Adult 101: Personal Finances | The college butler

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The first lesson for many. Graphic by Haley Morkert.

LAUREN HOUGH | OPINION JOURNALIST | [email protected]

Disclaimer: I’m barely 20, still have a lot to learn and hardly any finances to deal with. Please take my financial advice with a grain of salt.

Lately, social media has made me realize that I haven’t had a singularly unique life experience. Take, for example, high school education: Did you needlessly memorize every U.S. state capital, learn one-page math proofs – just to forget about them within minutes of the chapter test – or spend days to chant “the mitochondria are the powerhouse of the cell? Because the same.

As I pursue my life beyond the four walls of my high school, I had to learn to fend for myself in the real world: I change tires, pay taxes and cook, the horror! Yet, over and over again, I wonder “why the hell didn’t they teach me this before?” A girl can only call her parents with questions a certain number of times a week.

So my friends, I have done the hard work for you. Today we are going to share the personal finance education experience.

Credit

While debit cards are convenient – and require you to pay attention to your bank account balance – the most important thing you can do for yourself as a financially responsible adult is to start using credit cards. credit.

Using credit cards will open up a line of credit which is essential for building a future in today’s economy. Credit is measured quantitatively by what is called a “credit score”. This credit score is what banks will use to determine if you are responsible enough to receive a loan, as it indicates whether or not you are reliably paying off your credit card loans on time.

However, building a trustworthy credit score requires having a good credit history, so move that debit card to the back of your wallet and open a credit card ASAP. Not to mention that you can actually get a small percentage of “cash backOf credit card companies just to spend money.

Once you open a card, it’s important to remember to pay your statement in full each month. Credit card debt can grow quickly if you aren’t diligent about repaying it. Senior Major in Accounting and Finance Austin Holley emphasized the importance of opening a credit card,

“Credit is very risky, but it’s something that everyone has to get involved in,” Holley said. “This is ridiculously important.”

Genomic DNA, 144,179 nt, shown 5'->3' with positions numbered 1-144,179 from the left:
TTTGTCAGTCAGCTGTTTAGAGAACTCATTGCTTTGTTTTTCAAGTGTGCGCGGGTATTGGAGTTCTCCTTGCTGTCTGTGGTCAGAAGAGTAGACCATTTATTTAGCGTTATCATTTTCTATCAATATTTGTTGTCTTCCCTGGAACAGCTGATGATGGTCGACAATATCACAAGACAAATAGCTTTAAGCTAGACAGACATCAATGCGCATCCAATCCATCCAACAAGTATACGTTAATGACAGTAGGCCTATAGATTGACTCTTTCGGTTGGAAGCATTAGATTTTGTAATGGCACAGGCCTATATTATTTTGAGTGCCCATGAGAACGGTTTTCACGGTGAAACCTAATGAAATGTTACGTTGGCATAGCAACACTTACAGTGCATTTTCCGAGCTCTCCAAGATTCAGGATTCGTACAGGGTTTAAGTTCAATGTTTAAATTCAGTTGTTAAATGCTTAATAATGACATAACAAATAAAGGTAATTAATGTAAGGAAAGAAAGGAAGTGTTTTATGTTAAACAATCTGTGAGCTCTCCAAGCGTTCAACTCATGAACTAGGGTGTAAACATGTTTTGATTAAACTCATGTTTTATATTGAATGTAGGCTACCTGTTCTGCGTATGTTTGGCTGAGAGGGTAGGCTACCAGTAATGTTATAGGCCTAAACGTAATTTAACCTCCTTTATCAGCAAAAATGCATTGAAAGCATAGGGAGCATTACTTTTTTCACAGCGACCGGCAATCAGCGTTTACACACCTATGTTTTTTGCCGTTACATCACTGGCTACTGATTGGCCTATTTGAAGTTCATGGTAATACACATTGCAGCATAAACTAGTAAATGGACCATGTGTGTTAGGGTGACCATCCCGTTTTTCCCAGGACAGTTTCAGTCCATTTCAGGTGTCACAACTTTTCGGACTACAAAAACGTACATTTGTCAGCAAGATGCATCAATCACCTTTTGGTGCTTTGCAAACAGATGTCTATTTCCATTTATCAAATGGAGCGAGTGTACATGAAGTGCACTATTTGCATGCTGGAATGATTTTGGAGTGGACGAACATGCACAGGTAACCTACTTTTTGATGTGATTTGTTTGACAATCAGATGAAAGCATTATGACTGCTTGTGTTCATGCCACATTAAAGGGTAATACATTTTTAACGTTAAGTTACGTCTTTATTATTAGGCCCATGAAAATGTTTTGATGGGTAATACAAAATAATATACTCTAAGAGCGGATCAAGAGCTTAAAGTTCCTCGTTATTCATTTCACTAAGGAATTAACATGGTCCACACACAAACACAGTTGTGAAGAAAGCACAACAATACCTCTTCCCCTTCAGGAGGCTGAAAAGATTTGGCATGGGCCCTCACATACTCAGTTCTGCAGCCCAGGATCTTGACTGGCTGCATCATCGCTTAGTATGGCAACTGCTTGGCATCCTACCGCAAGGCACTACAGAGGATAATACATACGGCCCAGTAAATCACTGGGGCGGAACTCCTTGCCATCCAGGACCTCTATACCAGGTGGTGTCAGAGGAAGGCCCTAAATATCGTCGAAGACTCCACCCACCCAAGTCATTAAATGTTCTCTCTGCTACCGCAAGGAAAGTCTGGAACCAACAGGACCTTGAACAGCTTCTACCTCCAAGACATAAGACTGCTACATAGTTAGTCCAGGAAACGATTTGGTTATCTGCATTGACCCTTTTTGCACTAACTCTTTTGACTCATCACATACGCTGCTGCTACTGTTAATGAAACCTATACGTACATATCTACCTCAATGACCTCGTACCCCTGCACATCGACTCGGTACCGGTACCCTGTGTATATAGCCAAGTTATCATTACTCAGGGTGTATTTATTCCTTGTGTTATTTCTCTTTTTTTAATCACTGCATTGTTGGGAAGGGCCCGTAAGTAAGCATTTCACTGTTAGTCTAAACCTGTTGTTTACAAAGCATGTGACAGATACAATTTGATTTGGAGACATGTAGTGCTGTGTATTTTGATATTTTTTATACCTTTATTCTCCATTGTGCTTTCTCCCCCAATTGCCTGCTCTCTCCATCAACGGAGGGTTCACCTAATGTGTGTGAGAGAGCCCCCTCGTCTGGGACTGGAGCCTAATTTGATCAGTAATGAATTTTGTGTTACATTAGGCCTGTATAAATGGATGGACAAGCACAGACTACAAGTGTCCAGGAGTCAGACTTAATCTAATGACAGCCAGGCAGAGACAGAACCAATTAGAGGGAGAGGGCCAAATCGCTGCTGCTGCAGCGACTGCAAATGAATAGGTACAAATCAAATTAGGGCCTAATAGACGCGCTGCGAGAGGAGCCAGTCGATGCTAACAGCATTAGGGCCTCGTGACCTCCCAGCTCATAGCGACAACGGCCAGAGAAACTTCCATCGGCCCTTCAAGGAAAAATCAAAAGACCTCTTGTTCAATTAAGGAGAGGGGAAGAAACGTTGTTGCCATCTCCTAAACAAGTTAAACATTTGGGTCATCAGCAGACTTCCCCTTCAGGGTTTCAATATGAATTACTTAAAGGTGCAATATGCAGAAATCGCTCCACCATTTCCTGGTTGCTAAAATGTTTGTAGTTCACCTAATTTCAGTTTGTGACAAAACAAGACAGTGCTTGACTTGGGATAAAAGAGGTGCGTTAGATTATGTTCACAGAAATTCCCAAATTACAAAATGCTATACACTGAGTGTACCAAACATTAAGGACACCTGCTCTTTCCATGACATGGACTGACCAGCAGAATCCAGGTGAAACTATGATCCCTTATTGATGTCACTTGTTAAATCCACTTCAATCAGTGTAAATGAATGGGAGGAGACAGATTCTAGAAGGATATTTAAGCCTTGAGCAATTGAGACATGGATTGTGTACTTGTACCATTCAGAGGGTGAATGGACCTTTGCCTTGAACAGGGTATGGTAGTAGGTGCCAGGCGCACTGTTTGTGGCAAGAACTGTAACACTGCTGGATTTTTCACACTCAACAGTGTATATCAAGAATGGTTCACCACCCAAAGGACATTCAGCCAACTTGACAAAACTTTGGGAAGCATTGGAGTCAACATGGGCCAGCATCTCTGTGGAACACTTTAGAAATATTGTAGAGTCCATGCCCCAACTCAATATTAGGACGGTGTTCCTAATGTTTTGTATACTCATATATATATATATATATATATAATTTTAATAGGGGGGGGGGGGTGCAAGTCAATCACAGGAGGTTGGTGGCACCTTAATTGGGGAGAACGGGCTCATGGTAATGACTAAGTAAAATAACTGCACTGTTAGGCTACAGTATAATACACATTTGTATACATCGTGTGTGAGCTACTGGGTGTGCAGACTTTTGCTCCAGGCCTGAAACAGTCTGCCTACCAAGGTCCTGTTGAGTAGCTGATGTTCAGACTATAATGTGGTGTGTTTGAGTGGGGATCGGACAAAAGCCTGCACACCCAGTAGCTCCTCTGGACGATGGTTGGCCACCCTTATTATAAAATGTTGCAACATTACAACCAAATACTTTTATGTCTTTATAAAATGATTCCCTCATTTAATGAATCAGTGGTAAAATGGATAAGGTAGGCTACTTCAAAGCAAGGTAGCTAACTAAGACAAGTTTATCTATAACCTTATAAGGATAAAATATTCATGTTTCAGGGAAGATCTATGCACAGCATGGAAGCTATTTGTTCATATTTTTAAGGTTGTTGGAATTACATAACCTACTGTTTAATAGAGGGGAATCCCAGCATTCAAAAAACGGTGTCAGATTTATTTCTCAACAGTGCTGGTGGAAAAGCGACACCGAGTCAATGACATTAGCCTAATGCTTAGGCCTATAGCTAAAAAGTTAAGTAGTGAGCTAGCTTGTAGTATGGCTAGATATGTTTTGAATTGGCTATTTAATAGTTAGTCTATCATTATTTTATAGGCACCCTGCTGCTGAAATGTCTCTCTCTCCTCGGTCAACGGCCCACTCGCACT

For more information on credit – and advice from your own butler school – check out the Student’s Guide to Personal Finance: Credit, Insurance, and Investment Edition.

Tax anatomy

Taxes are pretty much the biggest, scariest personal finance monster you’ll need to tackle as an adult. Now, I am neither a tax lawyer nor a CPA, but I can help you understand some basic personal tax concepts.

First of all, there are age and income-based thresholds that determine whether or not you have to file a tax return. In 2020, this threshold for a single person under 65 was approximately $ 12,400. You can take an interview online at IRS website to determine if you are responsible for filing an income tax return each year. However, filing a tax return could be beneficial to you even if you do not meet the required threshold.

That being said, it’s important to know exactly what’s being taken from your paycheck throughout the year. There are three primary taxes taken from your paycheck before it’s deposited into your bank account: Social Security, Income Taxes, and Unemployment Taxes.

Let’s break them down one at a time.

Social security – also affectionately known as FICA – stems from the Federal Law on Insurance Contributions. Simply put, social security taxes are used to support the elderly and disabled who can no longer contribute to the workforce. In other words, you pay taxes when you’re young and working, but then reap Social Security benefits when you’re of retirement age, at least until exhaustion. Currently, 6.2% of employee income – up to the taxable maximum of $ 142,800 – will be subscribed for social security.

Income taxes take many forms: government taxes, state taxes and, in some cases, local taxes. At the very least, your tax return will include both a government tax form and a state tax form. However, it’s important to be careful where you work – if you live in one state but work in another, you may need to complete two separate tax returns. Software like TurboTax are tools you can use to prepare your income tax returns each year. This software can also help determine whether other forms of income, such as student loans or grants, are taxable.

Unemployment taxes are used to support people who are entitled to and need unemployment benefits. Unlike Social Security, there is no maximum amount of unemployment tax – you will be taxed at your state’s unemployment tax rate for every dollar you earn. In Indiana, the unemployment tax rate is currently 2.5 percent.

Next steps

Financial preparation and awareness as a student will prepare you for success in the real world. While arguably there should be a place for personal finance in education across the country, we have been on our own – use it as an opportunity for personal growth.

Madison Pius, a major in upper primary education, takes charge of personal finance education.

“I told myself that after I graduated, I had to take a course,” Pius said. “There is so much information and it’s too much for me to deal with on my own.”

Although financial education is not part of our curriculum, Butler offers a personal finance course open to any student – FN 241 – as well as virtual financial aid resources to help navigate the school’s own finances. Do what you can to take advantage of these resources while they are available to you and start looking for personal finance training now so that you are ready when real adulthood begins.


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